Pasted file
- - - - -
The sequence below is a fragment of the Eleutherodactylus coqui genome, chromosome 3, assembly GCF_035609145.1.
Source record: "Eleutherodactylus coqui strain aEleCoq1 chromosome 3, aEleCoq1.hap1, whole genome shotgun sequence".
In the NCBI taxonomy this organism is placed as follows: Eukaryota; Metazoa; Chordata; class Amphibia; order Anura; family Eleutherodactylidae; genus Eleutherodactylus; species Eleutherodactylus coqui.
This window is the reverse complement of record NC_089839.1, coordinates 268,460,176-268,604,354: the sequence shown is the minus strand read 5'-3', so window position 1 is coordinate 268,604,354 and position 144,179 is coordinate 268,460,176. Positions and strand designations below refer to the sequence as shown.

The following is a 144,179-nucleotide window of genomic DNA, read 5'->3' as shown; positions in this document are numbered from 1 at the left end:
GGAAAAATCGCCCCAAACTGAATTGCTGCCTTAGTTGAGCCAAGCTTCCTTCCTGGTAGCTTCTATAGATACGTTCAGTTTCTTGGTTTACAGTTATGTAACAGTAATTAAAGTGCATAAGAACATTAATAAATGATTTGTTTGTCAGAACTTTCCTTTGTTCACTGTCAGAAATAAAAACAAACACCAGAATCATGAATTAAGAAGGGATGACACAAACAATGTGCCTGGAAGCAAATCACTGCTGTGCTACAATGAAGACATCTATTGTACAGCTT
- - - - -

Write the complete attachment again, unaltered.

The sequence below is a fragment of the Eleutherodactylus coqui genome, chromosome 3, assembly GCF_035609145.1.
Source record: "Eleutherodactylus coqui strain aEleCoq1 chromosome 3, aEleCoq1.hap1, whole genome shotgun sequence".
In the NCBI taxonomy this organism is placed as follows: Eukaryota; Metazoa; Chordata; class Amphibia; order Anura; family Eleutherodactylidae; genus Eleutherodactylus; species Eleutherodactylus coqui.
This window is the reverse complement of record NC_089839.1, coordinates 268,460,176-268,604,354: the sequence shown is the minus strand read 5'-3', so window position 1 is coordinate 268,604,354 and position 144,179 is coordinate 268,460,176. Positions and strand designations below refer to the sequence as shown.

The following is a 144,179-nucleotide window of genomic DNA, read 5'->3' as shown; positions in this document are numbered from 1 at the left end:
GGAAAAATCGCCCCAAACTGAATTGCTGCCTTAGTTGAGCCAAGCTTCCTTCCTGGTAGCTTCTATAGATACGTTCAGTTTCTTGGTTTACAGTTATGTAACAGTAATTAAAGTGCATAAGAACATTAATAAATGATTTGTTTGTCAGAACTTTCCTTTGTTCACTGTCAGAAATAAAAACAAACACCAGAATCATGAATTAAGAAGGGATGACACAAACAATGTGCCTGGAAGCAAATCACTGCTGTGCTACAATGAAGACATCTATTGTACAGCTT